Spokane art event puts spotlight on local artists


Sam Sargeant

Art from many young local artists fill Spokane’s Music City Building at the 6th Annual Terrain Show.

By Shannon Bedell, Eagle Life Writer

2013 marked the sixth year of the annual art event Terrain 6 in the Music City Building in Spokane on Oct. 4.

According to Terrain’s website, this year there were over 200 pieces selected from the over 700 submissions.  The selection process was made by six area professionals one of which was EWU Design Professor Travis Masingale.

“Terrain offers young people the next step in showcasing their work,” said  Masingale.

The event allowed over 100 artists in the area the opportunity to showcase their work in a public setting.

“This year the jury consisted of six  area professionals. We were emailed the submissions a few days prior to the selection to have a personal experience with the work. Then we [the six jury members] met and spent about six or seven hours going over the submissions,” said Masingale.

There is no set criterion for submissions to Terrain. Pieces submitted included music, interactive art, poetry and painting.

“Artists can submit anything. We are looking for polished craftsmanship that meets design or fine art standards. We really want something that speaks to us and says ‘Wow I haven’t seen that before,’” said Masingale.

Among the submissions were several EWU Students and Alumni. A few of the accepted submissions came from  EWU students and alumni, which included Aaron Bocook, Kiefer Jones and Joe Snodgrass.

“This is my fourth time attending the event and the second time I have submitted a piece. My piece for this year is a TV with a reverse stencil that says ‘kill’. I wanted the ‘kill’ to come through and symbolize how TV has dumbed people down and limited us from reaching our full potential,” said Bocook.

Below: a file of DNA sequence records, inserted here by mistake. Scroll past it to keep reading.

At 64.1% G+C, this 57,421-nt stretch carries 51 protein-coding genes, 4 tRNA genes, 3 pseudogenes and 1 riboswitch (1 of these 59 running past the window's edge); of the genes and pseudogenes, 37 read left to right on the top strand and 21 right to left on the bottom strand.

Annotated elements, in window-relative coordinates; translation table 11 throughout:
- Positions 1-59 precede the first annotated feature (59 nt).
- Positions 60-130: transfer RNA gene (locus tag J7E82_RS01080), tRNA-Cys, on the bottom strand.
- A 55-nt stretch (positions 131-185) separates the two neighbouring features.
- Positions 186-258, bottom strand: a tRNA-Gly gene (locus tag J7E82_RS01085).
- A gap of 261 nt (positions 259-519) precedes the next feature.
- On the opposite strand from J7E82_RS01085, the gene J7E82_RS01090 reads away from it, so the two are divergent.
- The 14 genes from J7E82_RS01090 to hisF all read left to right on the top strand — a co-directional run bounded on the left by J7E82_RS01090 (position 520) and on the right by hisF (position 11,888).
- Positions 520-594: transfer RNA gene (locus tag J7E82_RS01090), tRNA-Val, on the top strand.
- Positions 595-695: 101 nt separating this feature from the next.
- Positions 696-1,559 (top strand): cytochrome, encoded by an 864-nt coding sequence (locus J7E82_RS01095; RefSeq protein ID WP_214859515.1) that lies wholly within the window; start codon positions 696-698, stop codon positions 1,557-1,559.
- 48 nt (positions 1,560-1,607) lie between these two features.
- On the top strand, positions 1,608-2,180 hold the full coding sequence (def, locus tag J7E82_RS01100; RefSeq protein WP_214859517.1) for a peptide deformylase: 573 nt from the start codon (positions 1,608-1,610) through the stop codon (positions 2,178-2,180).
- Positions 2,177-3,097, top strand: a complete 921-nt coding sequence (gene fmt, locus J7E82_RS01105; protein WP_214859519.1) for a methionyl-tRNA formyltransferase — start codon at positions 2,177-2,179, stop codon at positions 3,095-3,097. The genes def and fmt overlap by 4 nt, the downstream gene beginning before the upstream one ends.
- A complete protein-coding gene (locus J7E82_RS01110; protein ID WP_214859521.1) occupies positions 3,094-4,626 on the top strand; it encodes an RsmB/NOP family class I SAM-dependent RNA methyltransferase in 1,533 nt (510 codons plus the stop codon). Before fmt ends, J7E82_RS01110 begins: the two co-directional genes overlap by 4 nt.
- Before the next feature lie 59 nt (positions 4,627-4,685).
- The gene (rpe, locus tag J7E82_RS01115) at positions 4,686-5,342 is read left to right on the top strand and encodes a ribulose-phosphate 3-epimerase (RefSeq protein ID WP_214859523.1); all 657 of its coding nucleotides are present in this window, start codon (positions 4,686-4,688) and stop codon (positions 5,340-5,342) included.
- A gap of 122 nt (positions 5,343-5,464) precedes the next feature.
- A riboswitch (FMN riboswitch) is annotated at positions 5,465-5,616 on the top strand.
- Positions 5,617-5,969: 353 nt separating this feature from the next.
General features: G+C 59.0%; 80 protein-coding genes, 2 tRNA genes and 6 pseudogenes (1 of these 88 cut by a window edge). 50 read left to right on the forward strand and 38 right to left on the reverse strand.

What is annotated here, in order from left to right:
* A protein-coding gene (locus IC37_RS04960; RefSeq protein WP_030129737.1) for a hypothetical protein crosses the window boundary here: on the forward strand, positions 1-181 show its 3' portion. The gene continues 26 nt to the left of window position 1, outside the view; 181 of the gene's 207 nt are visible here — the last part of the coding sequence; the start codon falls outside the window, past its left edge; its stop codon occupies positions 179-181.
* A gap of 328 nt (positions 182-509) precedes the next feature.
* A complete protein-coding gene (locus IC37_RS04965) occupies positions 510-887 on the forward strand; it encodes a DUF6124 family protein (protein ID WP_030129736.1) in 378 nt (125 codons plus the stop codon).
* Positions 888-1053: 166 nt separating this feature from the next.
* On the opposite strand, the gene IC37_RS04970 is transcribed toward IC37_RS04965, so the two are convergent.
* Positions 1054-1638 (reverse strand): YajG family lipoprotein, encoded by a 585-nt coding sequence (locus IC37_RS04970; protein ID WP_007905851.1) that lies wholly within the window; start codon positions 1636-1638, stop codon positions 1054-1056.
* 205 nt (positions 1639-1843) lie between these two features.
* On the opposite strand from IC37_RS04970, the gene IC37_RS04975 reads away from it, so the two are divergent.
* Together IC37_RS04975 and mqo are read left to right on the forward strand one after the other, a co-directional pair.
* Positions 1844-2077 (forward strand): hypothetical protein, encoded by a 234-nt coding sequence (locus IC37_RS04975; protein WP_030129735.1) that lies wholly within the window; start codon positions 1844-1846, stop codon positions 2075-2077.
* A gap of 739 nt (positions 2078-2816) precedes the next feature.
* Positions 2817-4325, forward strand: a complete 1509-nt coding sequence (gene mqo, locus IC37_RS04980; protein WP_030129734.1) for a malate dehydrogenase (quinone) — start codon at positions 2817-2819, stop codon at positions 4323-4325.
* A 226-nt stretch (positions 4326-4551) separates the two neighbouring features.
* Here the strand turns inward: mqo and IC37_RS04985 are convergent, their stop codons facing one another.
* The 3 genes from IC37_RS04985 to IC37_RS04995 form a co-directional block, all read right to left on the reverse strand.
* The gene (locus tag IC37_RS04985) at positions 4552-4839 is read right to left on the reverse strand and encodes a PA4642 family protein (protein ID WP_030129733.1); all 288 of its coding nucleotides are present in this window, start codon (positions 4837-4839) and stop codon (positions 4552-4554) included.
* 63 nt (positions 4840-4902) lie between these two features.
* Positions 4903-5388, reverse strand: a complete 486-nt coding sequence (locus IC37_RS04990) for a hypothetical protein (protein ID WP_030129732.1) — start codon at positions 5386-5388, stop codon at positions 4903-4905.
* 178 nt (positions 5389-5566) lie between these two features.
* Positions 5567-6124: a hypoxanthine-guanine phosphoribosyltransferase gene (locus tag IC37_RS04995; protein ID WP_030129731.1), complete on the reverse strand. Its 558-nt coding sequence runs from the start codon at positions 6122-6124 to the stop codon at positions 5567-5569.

However, this was the first time for Snodgrass, two of his pieces were selected for Terrain.

“I submitted some things that weren’t accepted for ideological reasons, but I am glad for the pieces that were selected. They were the most conceptual pieces. I have a print called ‘Charlemagne Sees the Cross’ based off of the story of Constantine seeing the cross and his claim of empowerment from that,” said Snodgrass

One of Snodgrass’s pieces that were accepted was a musical piece that was heard during the event .

“The audio pieces are more ambient and experimental. I dabble a little bit and have a re

Snodgrass and his print 'Charlemagne sees the cross'. Photo credit Sam Sargeant
Snodgrass and his print ‘Charlemagne Sees the Cross’. Photo credit Sam Sargeant

cord label online,” said Snodgrass.

The event also featured a poetry reading by some students in the creative writing program. Other pieces included graffiti art and a theater area showing short films that were submitted.

“I have attended Terrain three or four times, but come to hobnob and see friends. I liked the movies they were showing and it was nice to get to sit down and relax,” said Justin Abel, EWU alumni and teaching assistant.

This year’s event was part of Spokane’s First Friday Art Walk and included activities outside the Music City Building including food trucks, shopping and street art.

This year’s event was well attended.

“I have actually never seen the line this long at Terrain. Maybe the word is getting out and everyone wants to be here,” said Abel.